Vauxhall Z18XE Tuning

"All you need to know about tuning the Vauxhall Z18XE engine!"

We review and look at Z18XE tuning and summarise the best modifications.

Vauxhall Z18XE are fantastic to work on and with a few sensible performance parts like a remap, turbo upgrades and camshafts you will really maximize your driving opportunities.

History, Power & Specs of the Engine

Z18XE  1.8 L (1796 cc) 120-123 hp 167 Nm (123 lbft)

16 valves, 4 cylinders DOHC configuration and met Euro 3 emissions standards. There is one coil per cylinder.

It uses a Simtec MS71 EMS supporting a drive by wire throttle and twin Lambda probes.

2006–2008

  • Chevrolet Niva

2004–2009

  • Saab 9-3
  • Opel/Vauxhall Astra, Corsa C, Meriva, Tigra, Vectra and Zafira

2005-2008 we saw a Z18XER
This had a cam and redesign, creating a lighter more powerful engine.

  • Opel Vectra, Merica Signum Zafira (Z18XER)
  • Fiat Croma (Z18XER)

Best Z18XE upgrades

The greatest upgrades on an engine are in our opinion the ones that give the best power gain for you spend.

We won't be swayed by popular Z18XE upgrades, they need to be cost effective.

Altering your Z18XE cam will make a dramatic difference to the engine power band. Choosing a higher performance cam profile raises the power band accordingly.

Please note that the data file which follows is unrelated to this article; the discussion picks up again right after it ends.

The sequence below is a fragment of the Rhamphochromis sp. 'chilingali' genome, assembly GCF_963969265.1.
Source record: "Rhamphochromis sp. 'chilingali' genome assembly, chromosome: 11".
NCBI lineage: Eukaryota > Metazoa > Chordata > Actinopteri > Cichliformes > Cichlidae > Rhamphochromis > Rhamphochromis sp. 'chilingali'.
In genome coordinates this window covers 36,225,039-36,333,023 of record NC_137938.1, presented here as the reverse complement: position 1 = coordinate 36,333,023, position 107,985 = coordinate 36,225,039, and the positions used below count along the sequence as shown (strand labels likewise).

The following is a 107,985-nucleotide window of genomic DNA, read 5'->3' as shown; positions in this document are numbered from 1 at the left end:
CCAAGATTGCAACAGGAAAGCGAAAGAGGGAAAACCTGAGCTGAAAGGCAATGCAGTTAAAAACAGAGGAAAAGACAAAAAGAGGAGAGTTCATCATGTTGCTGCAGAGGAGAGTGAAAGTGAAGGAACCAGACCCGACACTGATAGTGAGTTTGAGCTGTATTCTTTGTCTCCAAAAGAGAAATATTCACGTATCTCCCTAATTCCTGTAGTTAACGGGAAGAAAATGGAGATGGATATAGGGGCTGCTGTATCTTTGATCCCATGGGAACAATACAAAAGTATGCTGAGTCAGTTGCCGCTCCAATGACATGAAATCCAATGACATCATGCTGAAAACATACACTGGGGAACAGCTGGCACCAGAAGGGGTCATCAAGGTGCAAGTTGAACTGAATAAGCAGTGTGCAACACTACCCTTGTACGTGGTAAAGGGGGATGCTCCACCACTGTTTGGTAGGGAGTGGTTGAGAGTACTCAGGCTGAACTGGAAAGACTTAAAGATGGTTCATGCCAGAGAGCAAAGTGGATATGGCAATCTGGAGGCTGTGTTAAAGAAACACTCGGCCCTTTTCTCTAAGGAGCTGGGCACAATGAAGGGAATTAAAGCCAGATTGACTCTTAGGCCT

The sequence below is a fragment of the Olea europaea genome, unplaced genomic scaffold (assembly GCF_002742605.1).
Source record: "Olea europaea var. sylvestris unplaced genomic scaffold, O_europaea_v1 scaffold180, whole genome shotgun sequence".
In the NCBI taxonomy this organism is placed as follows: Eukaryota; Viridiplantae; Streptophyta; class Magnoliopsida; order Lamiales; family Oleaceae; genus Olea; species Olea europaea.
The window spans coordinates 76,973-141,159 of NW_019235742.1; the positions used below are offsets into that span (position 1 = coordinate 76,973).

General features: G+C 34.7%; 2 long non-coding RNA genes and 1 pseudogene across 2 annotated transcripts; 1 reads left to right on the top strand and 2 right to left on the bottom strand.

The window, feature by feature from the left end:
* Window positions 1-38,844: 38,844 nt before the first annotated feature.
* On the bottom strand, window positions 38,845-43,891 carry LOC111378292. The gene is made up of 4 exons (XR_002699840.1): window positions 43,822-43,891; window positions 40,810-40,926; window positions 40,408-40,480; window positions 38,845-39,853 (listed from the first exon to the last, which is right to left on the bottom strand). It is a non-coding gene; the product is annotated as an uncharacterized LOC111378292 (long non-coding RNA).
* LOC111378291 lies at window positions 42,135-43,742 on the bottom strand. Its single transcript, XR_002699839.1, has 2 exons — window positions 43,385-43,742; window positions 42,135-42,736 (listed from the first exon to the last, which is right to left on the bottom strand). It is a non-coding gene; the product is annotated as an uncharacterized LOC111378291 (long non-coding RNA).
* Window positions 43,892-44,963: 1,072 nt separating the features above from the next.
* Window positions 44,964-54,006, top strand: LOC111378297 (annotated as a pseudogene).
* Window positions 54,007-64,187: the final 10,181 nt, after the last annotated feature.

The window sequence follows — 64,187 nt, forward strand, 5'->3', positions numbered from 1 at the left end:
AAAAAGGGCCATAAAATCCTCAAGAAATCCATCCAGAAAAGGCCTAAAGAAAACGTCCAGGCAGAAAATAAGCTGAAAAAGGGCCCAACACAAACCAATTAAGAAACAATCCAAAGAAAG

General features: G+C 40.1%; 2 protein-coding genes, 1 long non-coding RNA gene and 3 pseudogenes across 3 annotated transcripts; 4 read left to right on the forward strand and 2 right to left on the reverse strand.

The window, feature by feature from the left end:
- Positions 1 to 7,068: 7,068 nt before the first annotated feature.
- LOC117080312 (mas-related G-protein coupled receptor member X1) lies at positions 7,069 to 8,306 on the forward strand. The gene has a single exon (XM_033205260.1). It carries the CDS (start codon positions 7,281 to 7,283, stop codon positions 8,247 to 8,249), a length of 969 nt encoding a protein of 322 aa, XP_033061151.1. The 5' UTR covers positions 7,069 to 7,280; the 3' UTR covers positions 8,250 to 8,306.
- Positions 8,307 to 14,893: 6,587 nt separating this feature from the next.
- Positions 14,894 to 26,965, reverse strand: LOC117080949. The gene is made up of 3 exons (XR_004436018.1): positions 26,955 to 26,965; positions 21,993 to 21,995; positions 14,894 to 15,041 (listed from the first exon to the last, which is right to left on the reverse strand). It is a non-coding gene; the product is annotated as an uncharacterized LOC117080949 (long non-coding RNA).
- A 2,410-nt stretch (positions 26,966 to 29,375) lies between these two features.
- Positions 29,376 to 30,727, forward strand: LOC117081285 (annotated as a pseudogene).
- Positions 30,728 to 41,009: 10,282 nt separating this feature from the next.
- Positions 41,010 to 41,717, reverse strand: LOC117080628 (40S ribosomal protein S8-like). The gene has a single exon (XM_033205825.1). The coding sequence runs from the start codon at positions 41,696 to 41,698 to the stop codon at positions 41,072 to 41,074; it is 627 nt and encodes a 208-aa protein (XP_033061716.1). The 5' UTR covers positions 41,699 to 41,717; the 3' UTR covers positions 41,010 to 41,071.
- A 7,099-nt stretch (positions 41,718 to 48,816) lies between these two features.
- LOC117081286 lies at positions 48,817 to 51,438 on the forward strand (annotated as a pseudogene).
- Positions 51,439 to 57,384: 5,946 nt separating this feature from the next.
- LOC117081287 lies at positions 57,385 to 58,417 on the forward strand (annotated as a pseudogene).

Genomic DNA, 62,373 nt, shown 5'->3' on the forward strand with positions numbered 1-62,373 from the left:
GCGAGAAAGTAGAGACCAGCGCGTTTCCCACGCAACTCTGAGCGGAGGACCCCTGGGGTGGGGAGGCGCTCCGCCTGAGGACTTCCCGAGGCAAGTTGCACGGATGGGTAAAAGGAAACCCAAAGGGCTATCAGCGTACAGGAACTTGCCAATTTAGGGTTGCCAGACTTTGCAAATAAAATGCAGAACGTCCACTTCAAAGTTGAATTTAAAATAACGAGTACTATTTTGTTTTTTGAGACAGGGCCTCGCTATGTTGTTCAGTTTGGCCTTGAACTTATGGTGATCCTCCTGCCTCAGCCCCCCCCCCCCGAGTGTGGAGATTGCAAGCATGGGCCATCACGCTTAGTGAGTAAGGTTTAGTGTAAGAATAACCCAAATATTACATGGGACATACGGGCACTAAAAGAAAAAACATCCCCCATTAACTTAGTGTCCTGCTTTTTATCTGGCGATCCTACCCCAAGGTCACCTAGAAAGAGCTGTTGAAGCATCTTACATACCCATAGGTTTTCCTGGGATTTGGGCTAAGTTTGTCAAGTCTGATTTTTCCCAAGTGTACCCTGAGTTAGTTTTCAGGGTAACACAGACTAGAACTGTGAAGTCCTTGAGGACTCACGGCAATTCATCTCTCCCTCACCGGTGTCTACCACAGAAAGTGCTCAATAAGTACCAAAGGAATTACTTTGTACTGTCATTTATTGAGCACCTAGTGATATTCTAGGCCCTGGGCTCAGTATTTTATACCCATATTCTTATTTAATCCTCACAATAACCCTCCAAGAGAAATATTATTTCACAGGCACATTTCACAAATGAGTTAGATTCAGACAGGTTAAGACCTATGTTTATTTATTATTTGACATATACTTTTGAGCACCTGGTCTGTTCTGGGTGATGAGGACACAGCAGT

Fast road cams normally increase the performance over the rpm band, you might lose a little low down bhp but your high end rpm power will be higher.

Race cams, increase the high end rpm power band but as a result the car will not idle smoothly and low end power nearly always suffers.

For a road car we recommend that you look at where you spend most time in your RPM range and then match your bhp range to your usage of the car.

I'd be surprised if you have found a Race camshaft is a pleasure to live with when driving in heavy traffic. The low end idle will be very lumpy and irregular, so something you would notice on a track when you drive in the upper third of the rpm band, but on roads this is a serious issue and we've heard from lots of drivers lamenting their decision to add an extreme competition cam profile to their engine.

Some Z18XE engines respond better to less aggressive camshaft durations than others.

The engine timing and injectors and fuel pump also will make differences on the power gains you'll make.

A longer valve duration can alter the power band and on most engines the exhaust and intake durations do not need to match, although most cams and tuners use matched pairs there are some advantages to extending the intake or exhaust durations.